Residents of, and visitors to, Ashcroft are taking notice of the striking glass mosaics that have been going up around town for the last few years. The 28th mosaic was installed on the side of the Community Futures office on Railway Avenue in early November; and now Community Futures Sun Country general manager Deb Arnott is working on a way to let more people know about the mosaics, their history, and where to find them.
Artist Marina Papais and her husband Daniel Collett are the driving force behind the mosaics; Papais is an accomplished glass mosaic artist. Arnott says that the idea for some sort of guide to the mosaics around town came out of a simple chat.
“When we were installing our mosaic I was outside chatting with Marina and Daniel, and found out that it was the 28th one in the village. And I thought we should have a guide for visitors and residents to find out where these artworks are.”
She had some funding left over from a trails project, and was looking for an opportunity to target those dollars at something.
Local photographer Kelly Tuohey has been contracted to take photos of all the mosaics, and Arnott says that research will go on over the winter.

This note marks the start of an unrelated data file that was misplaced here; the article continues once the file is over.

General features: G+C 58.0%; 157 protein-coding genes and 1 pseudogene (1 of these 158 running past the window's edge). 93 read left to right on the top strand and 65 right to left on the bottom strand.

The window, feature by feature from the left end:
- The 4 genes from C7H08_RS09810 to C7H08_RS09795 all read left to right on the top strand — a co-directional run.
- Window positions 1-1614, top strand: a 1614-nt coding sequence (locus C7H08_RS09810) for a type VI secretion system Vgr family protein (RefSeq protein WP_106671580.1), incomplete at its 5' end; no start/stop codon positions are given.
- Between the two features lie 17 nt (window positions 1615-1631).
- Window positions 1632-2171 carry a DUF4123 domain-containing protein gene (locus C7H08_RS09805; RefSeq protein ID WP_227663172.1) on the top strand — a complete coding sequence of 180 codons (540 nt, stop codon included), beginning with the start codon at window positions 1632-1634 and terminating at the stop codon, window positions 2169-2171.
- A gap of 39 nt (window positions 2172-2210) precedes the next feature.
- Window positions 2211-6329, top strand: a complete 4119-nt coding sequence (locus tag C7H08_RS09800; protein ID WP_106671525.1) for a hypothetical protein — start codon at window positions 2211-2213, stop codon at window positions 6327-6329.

“We want to get background information for each piece: how did it start, what was the impetus for each piece, and what the meaning behind it is.” A graphic artist will work with the photographs and text to compile a printed guide, at which time feedback will be sought. “This is an initiative of CFDC, in partnership with the community.”
Arnott hopes to have the guide available in spring 2017, and envisions it being a working document, so that more mosaics can be added as they are put in place. Ashcroft council recently approved a motion to commission a 9’ by 7’ glass mosaic with a train theme, to be placed beside the visitor centre on Railway Avenue, and has also agreed to find a place to house Papais and Collett’s ambitious Harmony Bell mosaic and installation.
The first iteration of the guide will, says Arnott, be a pilot project. “It will give us a feel for how many are needed.” All the current mosaics will be featured, and Arnott hopes eventually to have a downloadable app featuring the guide, so that people can view it on their smartphones and tablets.
She is excited about the potential of the mosaics when it comes to encouraging people to visit, and spend time in, Ashcroft. “The ultimate would be if they came and spent two or three days here.”